NEW YORK (AdAge.com) -- When Microsoft hired Qi Lu as president of its online-services division last week, many industry watchers, journalists and pundits said it was another indication of CEO Steve Ballmer's incurable case of Google envy.
To fill the role vacated by Kevin Johnson last August, Mr. Ballmer could have hired a technology and engineering expert or a business executive and, when he couldn't find both traits in the same person, he chose the former -- creating leadership that looked a lot like Google's down the coast.
Plus, by bringing in Mr. Lu, Mr. Ballmer lost a savvy business executive in Brian McAndrews, the highly regarded former CEO of aQuantive, which Microsoft bought for $6 billion in 2007. Mr. McAndrews was also a candidate for the job, and his departure will be a blow to Microsoft.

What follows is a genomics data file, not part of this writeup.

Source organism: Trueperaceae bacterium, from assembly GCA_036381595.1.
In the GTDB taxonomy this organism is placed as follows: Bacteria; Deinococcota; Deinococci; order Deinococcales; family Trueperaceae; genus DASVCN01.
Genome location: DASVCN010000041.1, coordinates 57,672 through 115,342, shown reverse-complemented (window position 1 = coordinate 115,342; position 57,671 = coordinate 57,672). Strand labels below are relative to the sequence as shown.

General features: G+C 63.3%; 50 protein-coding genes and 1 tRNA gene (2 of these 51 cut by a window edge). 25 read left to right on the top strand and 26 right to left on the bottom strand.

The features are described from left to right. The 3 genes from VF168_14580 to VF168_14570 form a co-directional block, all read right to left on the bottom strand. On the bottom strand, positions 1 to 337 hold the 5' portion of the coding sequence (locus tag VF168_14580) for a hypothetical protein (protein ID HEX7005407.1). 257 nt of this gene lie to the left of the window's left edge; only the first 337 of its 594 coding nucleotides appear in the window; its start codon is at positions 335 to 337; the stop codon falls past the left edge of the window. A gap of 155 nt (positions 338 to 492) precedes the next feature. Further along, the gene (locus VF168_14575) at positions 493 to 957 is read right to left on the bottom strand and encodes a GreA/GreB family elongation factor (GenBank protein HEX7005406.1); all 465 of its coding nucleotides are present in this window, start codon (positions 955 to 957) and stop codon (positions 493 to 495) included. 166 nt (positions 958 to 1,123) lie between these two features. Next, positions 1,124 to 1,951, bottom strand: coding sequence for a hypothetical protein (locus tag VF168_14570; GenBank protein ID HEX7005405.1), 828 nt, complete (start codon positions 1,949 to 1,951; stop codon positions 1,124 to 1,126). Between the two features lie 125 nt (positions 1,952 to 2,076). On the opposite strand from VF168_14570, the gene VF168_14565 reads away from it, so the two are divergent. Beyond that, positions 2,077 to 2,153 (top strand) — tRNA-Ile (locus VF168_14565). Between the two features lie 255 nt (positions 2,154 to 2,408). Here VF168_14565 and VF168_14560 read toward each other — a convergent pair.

But former colleagues of Mr. Lu's warn against writing him off as just an engineering talent and not a business executive.
"He has the ability to listen, understand, collaborate and not dismiss product-management or sales people who were telling him how the market really works," said Steve Mitgang, CEO of Veoh, who at Yahoo was a business counterpart to Mr. Lu, who led Yahoo on the engineering side through the massive undertaking of revamping its search platform and introducing a new one, coined Panama.
In the 13 years since Microsoft launched its online-services businesses, the division has danced between being a media company and a straight technology company and, in recent years, has focused more on engineering, leading some media execs to leave the company.
Four groups will report to Mr. Lu: the Advertiser and Publisher Solutions business, now managed by Scott Howe, who was recently promoted to corporate VP; the online-audience business, managed by Senior VP Yusuf Mehdi; online-services-group research and development, managed by Senior VP Satya Nadella; and online-services-group finance, managed by Rik van der Kooi, who also was promoted to corporate VP.